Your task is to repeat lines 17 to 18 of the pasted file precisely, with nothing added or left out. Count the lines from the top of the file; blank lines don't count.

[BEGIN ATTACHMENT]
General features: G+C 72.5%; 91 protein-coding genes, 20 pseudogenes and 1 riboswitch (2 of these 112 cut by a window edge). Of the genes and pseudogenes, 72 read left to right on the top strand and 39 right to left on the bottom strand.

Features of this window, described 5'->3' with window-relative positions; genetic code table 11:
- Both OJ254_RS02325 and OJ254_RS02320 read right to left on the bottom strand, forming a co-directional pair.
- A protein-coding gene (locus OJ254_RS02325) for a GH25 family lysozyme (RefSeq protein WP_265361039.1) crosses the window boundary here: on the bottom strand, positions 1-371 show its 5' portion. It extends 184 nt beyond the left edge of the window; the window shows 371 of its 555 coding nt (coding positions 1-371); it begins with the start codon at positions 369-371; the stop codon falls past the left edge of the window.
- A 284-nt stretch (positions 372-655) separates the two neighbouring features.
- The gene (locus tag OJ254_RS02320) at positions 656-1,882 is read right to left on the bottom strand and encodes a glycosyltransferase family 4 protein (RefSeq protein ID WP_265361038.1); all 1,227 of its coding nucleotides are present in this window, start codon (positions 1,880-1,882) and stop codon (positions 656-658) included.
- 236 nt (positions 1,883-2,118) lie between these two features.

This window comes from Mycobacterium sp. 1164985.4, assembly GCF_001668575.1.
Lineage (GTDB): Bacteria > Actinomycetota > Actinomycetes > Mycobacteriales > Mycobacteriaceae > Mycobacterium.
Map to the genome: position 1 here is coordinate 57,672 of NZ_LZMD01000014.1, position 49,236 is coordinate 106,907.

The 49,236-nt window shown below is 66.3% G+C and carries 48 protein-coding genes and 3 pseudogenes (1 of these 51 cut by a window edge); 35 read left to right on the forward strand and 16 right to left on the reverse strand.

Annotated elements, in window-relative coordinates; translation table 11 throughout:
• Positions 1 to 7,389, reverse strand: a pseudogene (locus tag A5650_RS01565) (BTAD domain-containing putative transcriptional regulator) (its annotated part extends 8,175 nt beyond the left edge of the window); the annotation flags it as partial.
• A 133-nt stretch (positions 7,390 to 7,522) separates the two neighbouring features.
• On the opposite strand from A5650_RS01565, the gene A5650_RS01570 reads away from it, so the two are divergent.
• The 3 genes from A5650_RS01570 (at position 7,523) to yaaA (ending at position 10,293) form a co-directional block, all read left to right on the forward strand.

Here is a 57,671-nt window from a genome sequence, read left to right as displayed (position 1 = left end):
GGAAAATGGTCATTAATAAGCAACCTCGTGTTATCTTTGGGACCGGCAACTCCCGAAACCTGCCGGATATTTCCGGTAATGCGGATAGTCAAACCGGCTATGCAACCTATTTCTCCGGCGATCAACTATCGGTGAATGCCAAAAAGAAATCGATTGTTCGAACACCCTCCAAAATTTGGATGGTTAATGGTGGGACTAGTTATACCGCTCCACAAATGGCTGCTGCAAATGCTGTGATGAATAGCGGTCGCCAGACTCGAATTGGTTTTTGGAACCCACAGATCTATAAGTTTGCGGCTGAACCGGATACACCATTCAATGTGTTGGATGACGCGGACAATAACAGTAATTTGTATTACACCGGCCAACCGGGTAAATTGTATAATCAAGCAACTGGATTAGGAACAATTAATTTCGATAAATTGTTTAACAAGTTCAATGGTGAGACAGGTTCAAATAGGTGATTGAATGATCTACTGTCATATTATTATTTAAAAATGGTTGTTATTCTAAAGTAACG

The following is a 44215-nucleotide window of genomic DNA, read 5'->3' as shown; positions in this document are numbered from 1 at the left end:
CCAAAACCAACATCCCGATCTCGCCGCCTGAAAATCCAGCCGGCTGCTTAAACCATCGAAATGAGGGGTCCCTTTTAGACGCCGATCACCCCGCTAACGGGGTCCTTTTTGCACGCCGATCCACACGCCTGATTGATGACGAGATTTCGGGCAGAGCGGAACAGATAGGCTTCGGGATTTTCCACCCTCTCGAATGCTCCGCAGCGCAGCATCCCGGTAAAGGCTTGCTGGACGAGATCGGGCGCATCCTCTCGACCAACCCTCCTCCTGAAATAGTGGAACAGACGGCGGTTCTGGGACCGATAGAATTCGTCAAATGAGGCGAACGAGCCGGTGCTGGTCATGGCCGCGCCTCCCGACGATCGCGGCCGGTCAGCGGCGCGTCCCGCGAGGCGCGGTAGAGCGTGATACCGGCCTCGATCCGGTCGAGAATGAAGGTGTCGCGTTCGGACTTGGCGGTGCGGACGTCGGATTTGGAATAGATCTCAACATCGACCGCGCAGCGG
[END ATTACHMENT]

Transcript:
Here is a 57,671-nt window from a genome sequence, read left to right as displayed (position 1 = left end):
GGAAAATGGTCATTAATAAGCAACCTCGTGTTATCTTTGGGACCGGCAACTCCCGAAACCTGCCGGATATTTCCGGTAATGCGGATAGTCAAACCGGCTATGCAACCTATTTCTCCGGCGATCAACTATCGGTGAATGCCAAAAAGAAATCGATTGTTCGAACACCCTCCAAAATTTGGATGGTTAATGGTGGGACTAGTTATACCGCTCCACAAATGGCTGCTGCAAATGCTGTGATGAATAGCGGTCGCCAGACTCGAATTGGTTTTTGGAACCCACAGATCTATAAGTTTGCGGCTGAACCGGATACACCATTCAATGTGTTGGATGACGCGGACAATAACAGTAATTTGTATTACACCGGCCAACCGGGTAAATTGTATAATCAAGCAACTGGATTAGGAACAATTAATTTCGATAAATTGTTTAACAAGTTCAATGGTGAGACAGGTTCAAATAGGTGATTGAATGATCTACTGTCATATTATTATTTAAAAATGGTTGTTATTCTAAAGTAACG